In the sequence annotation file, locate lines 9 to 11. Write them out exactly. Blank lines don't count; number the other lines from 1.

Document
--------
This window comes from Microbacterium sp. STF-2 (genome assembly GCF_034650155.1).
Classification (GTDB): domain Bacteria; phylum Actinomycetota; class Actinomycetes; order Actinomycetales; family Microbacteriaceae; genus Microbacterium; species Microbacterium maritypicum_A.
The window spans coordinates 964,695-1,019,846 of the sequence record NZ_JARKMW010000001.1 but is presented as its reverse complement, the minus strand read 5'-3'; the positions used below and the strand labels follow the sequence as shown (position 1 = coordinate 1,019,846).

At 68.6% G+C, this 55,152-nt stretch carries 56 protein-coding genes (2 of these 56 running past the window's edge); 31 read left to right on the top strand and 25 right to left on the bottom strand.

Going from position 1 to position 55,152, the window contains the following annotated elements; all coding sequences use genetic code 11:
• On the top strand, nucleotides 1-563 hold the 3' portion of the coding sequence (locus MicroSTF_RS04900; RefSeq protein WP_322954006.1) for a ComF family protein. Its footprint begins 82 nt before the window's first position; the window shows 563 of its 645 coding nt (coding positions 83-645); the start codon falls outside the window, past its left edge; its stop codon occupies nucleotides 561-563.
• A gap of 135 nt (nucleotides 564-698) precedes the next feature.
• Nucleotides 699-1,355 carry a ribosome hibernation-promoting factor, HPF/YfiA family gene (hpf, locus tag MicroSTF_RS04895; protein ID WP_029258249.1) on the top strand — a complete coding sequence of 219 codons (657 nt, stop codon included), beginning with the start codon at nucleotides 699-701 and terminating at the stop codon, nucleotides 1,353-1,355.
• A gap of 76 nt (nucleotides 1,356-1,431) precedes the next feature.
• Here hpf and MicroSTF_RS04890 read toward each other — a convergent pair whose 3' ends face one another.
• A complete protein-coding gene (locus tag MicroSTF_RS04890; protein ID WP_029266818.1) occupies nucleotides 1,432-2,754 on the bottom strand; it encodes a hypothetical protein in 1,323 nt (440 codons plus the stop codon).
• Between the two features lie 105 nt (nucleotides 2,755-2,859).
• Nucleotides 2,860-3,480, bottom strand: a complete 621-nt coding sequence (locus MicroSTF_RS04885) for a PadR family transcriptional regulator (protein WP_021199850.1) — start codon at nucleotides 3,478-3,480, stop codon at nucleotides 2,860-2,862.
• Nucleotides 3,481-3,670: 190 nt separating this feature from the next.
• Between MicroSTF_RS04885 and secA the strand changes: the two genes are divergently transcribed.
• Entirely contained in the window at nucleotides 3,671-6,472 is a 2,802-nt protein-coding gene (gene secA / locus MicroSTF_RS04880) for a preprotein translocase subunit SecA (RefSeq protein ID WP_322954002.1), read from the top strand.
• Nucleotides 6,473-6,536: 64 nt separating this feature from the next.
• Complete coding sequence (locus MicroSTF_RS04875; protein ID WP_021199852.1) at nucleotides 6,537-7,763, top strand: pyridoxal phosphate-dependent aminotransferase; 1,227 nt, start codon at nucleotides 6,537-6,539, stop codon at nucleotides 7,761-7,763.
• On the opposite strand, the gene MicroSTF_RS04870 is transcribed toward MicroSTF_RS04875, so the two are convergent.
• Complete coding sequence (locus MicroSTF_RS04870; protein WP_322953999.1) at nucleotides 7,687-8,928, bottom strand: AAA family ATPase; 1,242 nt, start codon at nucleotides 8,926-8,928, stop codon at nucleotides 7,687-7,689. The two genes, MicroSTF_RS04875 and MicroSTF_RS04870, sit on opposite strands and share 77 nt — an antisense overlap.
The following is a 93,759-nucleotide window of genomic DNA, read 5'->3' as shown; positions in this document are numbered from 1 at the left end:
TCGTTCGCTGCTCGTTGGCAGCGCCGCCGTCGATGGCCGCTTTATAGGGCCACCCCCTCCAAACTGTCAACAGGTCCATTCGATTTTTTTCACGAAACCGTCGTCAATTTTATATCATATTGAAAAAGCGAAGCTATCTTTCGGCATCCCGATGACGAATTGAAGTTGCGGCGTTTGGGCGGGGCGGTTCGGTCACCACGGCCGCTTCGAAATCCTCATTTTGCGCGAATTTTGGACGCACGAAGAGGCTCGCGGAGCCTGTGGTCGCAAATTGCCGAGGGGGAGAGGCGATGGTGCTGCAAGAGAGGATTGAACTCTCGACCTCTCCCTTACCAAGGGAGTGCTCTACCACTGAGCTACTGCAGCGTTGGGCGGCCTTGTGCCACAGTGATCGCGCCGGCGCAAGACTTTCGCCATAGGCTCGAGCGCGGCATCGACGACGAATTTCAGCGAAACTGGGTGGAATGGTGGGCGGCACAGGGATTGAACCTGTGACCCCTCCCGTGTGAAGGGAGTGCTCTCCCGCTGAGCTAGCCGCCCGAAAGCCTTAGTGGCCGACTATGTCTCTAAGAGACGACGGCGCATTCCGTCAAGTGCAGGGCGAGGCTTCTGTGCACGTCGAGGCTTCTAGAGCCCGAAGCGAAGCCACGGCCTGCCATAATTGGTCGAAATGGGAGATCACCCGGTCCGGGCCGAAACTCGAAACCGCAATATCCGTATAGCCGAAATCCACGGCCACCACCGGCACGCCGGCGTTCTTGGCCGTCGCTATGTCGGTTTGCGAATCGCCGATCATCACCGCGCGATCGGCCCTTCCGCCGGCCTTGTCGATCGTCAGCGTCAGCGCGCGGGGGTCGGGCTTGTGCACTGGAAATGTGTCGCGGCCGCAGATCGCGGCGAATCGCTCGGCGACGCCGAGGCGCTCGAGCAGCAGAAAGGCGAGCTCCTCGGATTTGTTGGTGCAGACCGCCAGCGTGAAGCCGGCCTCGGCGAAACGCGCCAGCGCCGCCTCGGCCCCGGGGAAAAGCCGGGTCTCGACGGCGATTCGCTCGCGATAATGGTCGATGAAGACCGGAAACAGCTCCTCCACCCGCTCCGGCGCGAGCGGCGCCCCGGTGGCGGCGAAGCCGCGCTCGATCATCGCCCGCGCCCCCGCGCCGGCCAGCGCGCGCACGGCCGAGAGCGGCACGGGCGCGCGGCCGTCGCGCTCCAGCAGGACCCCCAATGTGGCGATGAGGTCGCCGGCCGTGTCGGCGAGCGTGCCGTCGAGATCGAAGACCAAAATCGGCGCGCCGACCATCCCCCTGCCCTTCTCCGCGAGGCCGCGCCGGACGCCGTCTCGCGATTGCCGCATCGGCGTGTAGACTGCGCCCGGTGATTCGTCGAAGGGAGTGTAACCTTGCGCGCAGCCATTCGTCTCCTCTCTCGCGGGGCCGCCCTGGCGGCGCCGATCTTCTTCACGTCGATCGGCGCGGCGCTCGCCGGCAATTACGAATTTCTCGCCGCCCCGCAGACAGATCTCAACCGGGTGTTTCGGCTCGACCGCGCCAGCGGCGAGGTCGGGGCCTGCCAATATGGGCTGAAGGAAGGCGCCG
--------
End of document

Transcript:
• A gap of 76 nt (nucleotides 1,356-1,431) precedes the next feature.
• Here hpf and MicroSTF_RS04890 read toward each other — a convergent pair whose 3' ends face one another.
• A complete protein-coding gene (locus tag MicroSTF_RS04890; protein ID WP_029266818.1) occupies nucleotides 1,432-2,754 on the bottom strand; it encodes a hypothetical protein in 1,323 nt (440 codons plus the stop codon).